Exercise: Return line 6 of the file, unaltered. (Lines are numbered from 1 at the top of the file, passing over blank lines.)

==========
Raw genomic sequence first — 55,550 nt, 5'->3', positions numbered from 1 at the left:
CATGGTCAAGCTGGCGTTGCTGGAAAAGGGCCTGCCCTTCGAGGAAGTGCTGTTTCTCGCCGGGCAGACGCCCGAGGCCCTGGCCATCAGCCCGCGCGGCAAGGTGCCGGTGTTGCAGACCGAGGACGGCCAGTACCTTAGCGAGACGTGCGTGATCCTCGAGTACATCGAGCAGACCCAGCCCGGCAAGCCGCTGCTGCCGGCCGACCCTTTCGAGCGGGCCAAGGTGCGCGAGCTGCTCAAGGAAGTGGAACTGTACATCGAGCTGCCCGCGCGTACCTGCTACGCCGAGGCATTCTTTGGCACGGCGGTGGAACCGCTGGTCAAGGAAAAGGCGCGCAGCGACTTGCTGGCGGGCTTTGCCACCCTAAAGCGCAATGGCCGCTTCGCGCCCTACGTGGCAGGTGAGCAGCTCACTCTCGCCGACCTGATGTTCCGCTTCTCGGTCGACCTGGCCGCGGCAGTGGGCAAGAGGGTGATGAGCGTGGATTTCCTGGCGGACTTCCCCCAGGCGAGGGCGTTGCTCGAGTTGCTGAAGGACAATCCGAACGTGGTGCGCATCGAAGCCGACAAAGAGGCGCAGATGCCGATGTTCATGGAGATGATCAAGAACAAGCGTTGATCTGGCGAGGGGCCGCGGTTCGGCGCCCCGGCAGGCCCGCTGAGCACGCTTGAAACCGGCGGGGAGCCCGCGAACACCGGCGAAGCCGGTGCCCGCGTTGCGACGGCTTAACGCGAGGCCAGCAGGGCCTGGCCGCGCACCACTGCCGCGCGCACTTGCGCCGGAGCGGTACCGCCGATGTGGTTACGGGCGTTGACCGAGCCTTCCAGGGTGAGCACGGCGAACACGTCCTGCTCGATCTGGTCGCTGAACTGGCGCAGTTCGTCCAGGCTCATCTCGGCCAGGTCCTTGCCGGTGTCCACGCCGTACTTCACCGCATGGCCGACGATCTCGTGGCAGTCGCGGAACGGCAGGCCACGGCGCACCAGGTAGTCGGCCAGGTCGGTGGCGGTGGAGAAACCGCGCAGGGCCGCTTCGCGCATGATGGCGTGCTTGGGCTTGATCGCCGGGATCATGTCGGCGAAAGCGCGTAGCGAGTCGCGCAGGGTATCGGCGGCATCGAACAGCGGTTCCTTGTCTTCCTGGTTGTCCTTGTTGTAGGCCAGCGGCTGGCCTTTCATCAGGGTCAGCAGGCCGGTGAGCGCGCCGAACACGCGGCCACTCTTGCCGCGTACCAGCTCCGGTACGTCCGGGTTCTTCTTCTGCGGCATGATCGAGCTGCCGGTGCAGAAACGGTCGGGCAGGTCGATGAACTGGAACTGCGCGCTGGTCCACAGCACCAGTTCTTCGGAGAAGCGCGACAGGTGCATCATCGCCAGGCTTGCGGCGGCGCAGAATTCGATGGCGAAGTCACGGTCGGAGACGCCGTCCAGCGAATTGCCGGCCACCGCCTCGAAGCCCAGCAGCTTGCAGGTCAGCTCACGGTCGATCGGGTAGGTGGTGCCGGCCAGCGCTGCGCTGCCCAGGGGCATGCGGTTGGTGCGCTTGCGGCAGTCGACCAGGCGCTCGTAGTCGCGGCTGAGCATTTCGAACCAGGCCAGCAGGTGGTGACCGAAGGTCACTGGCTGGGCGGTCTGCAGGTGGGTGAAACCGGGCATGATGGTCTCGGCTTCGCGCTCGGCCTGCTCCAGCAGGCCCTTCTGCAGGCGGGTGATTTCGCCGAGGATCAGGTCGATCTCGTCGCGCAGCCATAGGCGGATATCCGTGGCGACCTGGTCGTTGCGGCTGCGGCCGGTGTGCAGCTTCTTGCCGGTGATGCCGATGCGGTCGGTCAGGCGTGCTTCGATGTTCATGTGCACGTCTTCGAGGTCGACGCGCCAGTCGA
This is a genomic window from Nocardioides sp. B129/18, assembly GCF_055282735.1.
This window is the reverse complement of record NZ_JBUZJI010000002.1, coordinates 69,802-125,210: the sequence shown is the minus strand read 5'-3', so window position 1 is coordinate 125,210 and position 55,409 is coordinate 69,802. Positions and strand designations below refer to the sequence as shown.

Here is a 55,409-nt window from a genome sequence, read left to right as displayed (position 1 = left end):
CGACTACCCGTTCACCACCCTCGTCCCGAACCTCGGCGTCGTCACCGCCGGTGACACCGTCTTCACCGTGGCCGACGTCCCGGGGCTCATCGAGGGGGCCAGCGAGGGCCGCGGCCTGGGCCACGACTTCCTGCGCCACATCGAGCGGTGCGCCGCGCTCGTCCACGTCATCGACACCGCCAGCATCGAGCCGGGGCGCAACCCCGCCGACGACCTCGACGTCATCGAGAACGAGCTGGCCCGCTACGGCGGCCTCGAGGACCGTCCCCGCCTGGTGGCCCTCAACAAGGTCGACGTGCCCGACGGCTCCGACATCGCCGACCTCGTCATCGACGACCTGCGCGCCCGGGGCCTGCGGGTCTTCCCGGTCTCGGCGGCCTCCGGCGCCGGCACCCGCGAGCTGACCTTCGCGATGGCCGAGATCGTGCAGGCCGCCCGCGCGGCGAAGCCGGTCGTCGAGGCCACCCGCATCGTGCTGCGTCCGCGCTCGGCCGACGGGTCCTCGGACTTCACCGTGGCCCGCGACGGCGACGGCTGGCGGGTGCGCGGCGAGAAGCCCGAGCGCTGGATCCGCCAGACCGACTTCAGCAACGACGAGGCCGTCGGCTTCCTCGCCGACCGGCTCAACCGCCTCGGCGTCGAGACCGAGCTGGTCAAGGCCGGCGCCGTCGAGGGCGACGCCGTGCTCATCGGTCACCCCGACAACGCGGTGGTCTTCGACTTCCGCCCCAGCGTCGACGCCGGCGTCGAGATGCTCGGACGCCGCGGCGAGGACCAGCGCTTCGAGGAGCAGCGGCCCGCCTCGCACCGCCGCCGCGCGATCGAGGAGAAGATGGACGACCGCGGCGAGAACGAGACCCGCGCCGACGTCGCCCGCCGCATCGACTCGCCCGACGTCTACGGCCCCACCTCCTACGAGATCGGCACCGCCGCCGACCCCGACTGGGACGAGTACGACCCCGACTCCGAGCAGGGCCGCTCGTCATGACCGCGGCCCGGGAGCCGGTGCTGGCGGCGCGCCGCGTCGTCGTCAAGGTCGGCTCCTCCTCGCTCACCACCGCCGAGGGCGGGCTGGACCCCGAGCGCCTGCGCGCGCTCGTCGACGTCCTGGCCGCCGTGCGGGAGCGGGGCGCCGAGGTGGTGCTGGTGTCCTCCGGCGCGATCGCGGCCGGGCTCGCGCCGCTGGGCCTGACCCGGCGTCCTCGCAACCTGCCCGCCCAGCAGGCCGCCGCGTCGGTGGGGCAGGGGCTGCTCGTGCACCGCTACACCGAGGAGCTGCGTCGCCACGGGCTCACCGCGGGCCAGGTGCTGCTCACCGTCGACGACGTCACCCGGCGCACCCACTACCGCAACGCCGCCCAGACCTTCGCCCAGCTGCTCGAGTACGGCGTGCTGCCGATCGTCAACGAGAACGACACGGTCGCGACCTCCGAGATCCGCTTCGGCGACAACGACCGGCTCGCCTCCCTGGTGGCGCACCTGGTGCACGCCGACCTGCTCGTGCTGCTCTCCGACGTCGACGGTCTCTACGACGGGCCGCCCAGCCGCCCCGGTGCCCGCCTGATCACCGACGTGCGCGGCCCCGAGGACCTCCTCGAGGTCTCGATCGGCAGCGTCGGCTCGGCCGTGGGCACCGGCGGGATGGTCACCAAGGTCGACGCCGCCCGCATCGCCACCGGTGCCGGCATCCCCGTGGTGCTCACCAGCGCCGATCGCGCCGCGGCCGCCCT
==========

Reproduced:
CGACTACCCGTTCACCACCCTCGTCCCGAACCTCGGCGTCGTCACCGCCGGTGACACCGTCTTCACCGTGGCCGACGTCCCGGGGCTCATCGAGGGGGCCAGCGAGGGCCGCGGCCTGGGCCACGACTTCCTGCGCCACATCGAGCGGTGCGCCGCGCTCGTCCACGTCATCGACACCGCCAGCATCGAGCCGGGGCGCAACCCCGCCGACGACCTCGACGTCATCGAGAACGAGCTGGCCCGCTACGGCGGCCTCGAGGACCGTCCCCGCCTGGTGGCCCTCAACAAGGTCGACGTGCCCGACGGCTCCGACATCGCCGACCTCGTCATCGACGACCTGCGCGCCCGGGGCCTGCGGGTCTTCCCGGTCTCGGCGGCCTCCGGCGCCGGCACCCGCGAGCTGACCTTCGCGATGGCCGAGATCGTGCAGGCCGCCCGCGCGGCGAAGCCGGTCGTCGAGGCCACCCGCATCGTGCTGCGTCCGCGCTCGGCCGACGGGTCCTCGGACTTCACCGTGGCCCGCGACGGCGACGGCTGGCGGGTGCGCGGCGAGAAGCCCGAGCGCTGGATCCGCCAGACCGACTTCAGCAACGACGAGGCCGTCGGCTTCCTCGCCGACCGGCTCAACCGCCTCGGCGTCGAGACCGAGCTGGTCAAGGCCGGCGCCGTCGAGGGCGACGCCGTGCTCATCGGTCACCCCGACAACGCGGTGGTCTTCGACTTCCGCCCCAGCGTCGACGCCGGCGTCGAGATGCTCGGACGCCGCGGCGAGGACCAGCGCTTCGAGGAGCAGCGGCCCGCCTCGCACCGCCGCCGCGCGATCGAGGAGAAGATGGACGACCGCGGCGAGAACGAGACCCGCGCCGACGTCGCCCGCCGCATCGACTCGCCCGACGTCTACGGCCCCACCTCCTACGAGATCGGCACCGCCGCCGACCCCGACTGGGACGAGTACGACCCCGACTCCGAGCAGGGCCGCTCGTCATGACCGCGGCCCGGGAGCCGGTGCTGGCGGCGCGCCGCGTCGTCGTCAAGGTCGGCTCCTCCTCGCTCACCACCGCCGAGGGCGGGCTGGACCCCGAGCGCCTGCGCGCGCTCGTCGACGTCCTGGCCGCCGTGCGGGAGCGGGGCGCCGAGGTGGTGCTGGTGTCCTCCGGCGCGATCGCGGCCGGGCTCGCGCCGCTGGGCCTGACCCGGCGTCCTCGCAACCTGCCCGCCCAGCAGGCCGCCGCGTCGGTGGGGCAGGGGCTGCTCGTGCACCGCTACACCGAGGAGCTGCGTCGCCACGGGCTCACCGCGGGCCAGGTGCTGCTCACCGTCGACGACGTCACCCGGCGCACCCACTACCGCAACGCCGCCCAGACCTTCGCCCAGCTGCTCGAGTACGGCGTGCTGCCGATCGTCAACGAGAACGACACGGTCGCGACCTCCGAGATCCGCTTCGGCGACAACGACCGGCTCGCCTCCCTGGTGGCGCACCTGGTGCACGCCGACCTGCTCGTGCTGCTCTCCGACGTCGACGGTCTCTACGACGGGCCGCCCAGCCGCCCCGGTGCCCGCCTGATCACCGACGTGCGCGGCCCCGAGGACCTCCTCGAGGTCTCGATCGGCAGCGTCGGCTCGGCCGTGGGCACCGGCGGGATGGTCACCAAGGTCGACGCCGCCCGCATCGCCACCGGTGCCGGCATCCCCGTGGTGCTCACCAGCGCCGATCGCGCCGCGGCCGCCCT